Migration to account for most of UK population rise

The population in the UK is expected to grow at the fastest rate of any EU country by 2029, suggests ONS forecast. Immigration is expected to make up the majority of the population growth in that time.

Population growth in the UK
International migration will account for more than half the projected population growth in the UK over the next 12 years, with the total set to hit 70 million in 2029 – up from 65.6 million last year.

Immigration to the UK

According to the latest forecast from the Office for National Statistics (ONS), the next decade will see 5.2 million international migrants arrive in Britain on a long-term or permanent basis – most settling in England – while 3.2 million Britons will emigrate.The report, which does not take into account the possible effects of Brexit, says that, apart from the direct impact of international migration on the population total, it will also have an indirect effect, with migrant women more likely to have more babies than indigenous women. On the other side of the coin, women emigrating before they have children will decrease the number of births.Once these indirect factors are taken into account, the ONS estimates that international migration will account for 77 per cent of the population growth between 2016-41. “Because migrants are concentrated at young adult ages, the impact of migration on the projected number of women of child-bearing age is especially important over this period,” said the report

Population in England expected to grow fastest

Andrew Nash, from the ONS Population Projections Unit, said, “Over the period between mid-2016 and mid-2026 the population of the UK is projected to grow from 65.6 million to 69.2 million, reaching 70 million by mid-2029. England is projected to grow more quickly than the other UK nations.“Over that period, 54 per cent of growth is projected to result directly from net international migration. The other 46 per cent is because there will be more births than deaths.“These projections suggest slower growth than the previous projections (in 2014). This is because of lower assumptions about future levels of fertility and international migration, and an assumption of a slower rate of increase in life expectancy.”In the immediate future, the ONS predicted a continuing fall in net migration with the total of 161,000 in 2020 the lowest since the turn of the century but still well above the Conservative government’s pledge to bring the tally down to “the tens of thousands”. The net migration total last year was 335,000 and is expected to amount to 246,000 this year.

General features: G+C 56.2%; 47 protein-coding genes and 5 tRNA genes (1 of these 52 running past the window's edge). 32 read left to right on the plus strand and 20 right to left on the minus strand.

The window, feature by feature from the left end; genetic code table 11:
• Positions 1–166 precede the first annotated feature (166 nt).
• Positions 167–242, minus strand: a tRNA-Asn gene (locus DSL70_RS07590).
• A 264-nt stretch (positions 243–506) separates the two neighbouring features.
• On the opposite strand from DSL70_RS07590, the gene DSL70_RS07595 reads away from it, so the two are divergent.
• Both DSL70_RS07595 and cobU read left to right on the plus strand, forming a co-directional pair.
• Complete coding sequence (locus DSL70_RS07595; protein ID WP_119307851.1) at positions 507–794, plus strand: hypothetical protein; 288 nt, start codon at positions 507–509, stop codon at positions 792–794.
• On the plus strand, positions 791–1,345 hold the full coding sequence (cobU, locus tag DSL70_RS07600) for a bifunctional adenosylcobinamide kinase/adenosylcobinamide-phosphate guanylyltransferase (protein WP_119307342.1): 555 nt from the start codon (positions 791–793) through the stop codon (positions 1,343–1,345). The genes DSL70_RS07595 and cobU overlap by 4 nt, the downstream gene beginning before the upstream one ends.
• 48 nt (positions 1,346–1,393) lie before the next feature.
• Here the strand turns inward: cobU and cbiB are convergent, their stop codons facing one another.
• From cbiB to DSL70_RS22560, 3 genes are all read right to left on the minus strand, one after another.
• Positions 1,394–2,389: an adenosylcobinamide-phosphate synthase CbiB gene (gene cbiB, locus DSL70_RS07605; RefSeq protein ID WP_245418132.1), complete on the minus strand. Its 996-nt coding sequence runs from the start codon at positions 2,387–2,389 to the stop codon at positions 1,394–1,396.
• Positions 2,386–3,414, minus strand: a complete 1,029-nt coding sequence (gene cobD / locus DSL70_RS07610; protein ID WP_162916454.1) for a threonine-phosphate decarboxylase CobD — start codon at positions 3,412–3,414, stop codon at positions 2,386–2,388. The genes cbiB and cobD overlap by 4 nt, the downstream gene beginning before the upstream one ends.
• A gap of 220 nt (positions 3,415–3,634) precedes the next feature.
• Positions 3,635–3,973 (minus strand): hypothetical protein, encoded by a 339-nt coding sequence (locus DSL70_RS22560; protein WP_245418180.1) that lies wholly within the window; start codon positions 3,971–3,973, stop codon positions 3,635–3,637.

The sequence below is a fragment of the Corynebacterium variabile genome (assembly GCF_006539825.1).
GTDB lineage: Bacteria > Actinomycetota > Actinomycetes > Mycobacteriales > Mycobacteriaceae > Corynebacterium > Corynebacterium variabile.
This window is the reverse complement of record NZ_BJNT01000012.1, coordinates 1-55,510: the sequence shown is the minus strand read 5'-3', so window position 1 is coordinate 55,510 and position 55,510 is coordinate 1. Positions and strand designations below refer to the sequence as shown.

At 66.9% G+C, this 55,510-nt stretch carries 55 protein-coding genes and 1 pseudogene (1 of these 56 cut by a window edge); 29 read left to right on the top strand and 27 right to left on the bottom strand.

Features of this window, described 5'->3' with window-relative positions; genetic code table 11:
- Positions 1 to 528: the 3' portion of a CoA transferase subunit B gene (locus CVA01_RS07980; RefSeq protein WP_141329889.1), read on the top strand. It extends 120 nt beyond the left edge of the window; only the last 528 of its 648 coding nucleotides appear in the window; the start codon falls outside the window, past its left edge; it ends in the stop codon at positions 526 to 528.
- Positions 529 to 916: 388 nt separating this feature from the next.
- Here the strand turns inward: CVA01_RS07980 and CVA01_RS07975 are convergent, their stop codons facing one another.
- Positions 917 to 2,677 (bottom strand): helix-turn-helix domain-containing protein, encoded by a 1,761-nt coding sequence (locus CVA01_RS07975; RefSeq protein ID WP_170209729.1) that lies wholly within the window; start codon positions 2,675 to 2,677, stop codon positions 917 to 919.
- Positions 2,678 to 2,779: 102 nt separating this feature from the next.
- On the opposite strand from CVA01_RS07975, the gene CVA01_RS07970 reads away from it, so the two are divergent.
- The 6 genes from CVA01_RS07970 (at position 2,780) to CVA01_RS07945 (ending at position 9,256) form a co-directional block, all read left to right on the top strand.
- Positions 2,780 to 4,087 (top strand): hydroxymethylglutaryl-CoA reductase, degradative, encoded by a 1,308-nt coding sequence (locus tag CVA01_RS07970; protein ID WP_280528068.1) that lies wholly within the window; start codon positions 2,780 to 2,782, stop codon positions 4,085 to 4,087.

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Over the next decade, England’s population is projected to grow 5.9 per cent while 4.2 per cent growth is forecast for Northern Ireland. Scotland’s figure is 3.2 per cent and Wales’s is 3.1 per cent.

Population growth above EU average

The report also reveals that the population increase in the UK is running well above the EU average. Projected UK growth between 2015-40 is estimated at 16 per cent compared to ten per cent in France and four per cent in Germany, while Italy’s population is projected to see a marginal decline.The projected increase in the population poses obvious challenges over the provision of additional infrastructure and services. Robin Maynard, director of the Population Matters campaign group, said, “We are still seeing population growth to 70 million by 2029 and the longer-term projections are quite alarming.“The government should have a sustainable population policy. There is real lack of leadership to address these problems.”For related news and features, visit our Immigration section.Relocate’s new Global Mobility Toolkit provides free information, practical advice and support for HR, global mobility managers and global teams operating overseas.Global Mobility Toolkit download factsheets resource centreAccess hundreds of global services and suppliers in our Online DirectoryClick to get to the Relocate Global Online Directory  

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